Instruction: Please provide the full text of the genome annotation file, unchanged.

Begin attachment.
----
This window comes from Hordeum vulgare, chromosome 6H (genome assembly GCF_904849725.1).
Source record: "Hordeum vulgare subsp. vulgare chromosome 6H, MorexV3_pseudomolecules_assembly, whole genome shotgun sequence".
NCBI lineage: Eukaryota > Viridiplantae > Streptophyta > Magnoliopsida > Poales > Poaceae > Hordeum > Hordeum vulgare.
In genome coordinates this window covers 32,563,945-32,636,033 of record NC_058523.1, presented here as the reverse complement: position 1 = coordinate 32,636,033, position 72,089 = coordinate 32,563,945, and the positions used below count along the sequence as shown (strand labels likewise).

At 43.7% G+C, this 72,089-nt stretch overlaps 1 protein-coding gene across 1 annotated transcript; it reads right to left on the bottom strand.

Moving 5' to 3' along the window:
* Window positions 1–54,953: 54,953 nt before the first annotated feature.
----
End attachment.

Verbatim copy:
This window comes from Hordeum vulgare, chromosome 6H (genome assembly GCF_904849725.1).
Source record: "Hordeum vulgare subsp. vulgare chromosome 6H, MorexV3_pseudomolecules_assembly, whole genome shotgun sequence".
NCBI lineage: Eukaryota > Viridiplantae > Streptophyta > Magnoliopsida > Poales > Poaceae > Hordeum > Hordeum vulgare.
In genome coordinates this window covers 32,563,945-32,636,033 of record NC_058523.1, presented here as the reverse complement: position 1 = coordinate 32,636,033, position 72,089 = coordinate 32,563,945, and the positions used below count along the sequence as shown (strand labels likewise).

At 43.7% G+C, this 72,089-nt stretch overlaps 1 protein-coding gene across 1 annotated transcript; it reads right to left on the bottom strand.

Moving 5' to 3' along the window:
* Window positions 1–54,953: 54,953 nt before the first annotated feature.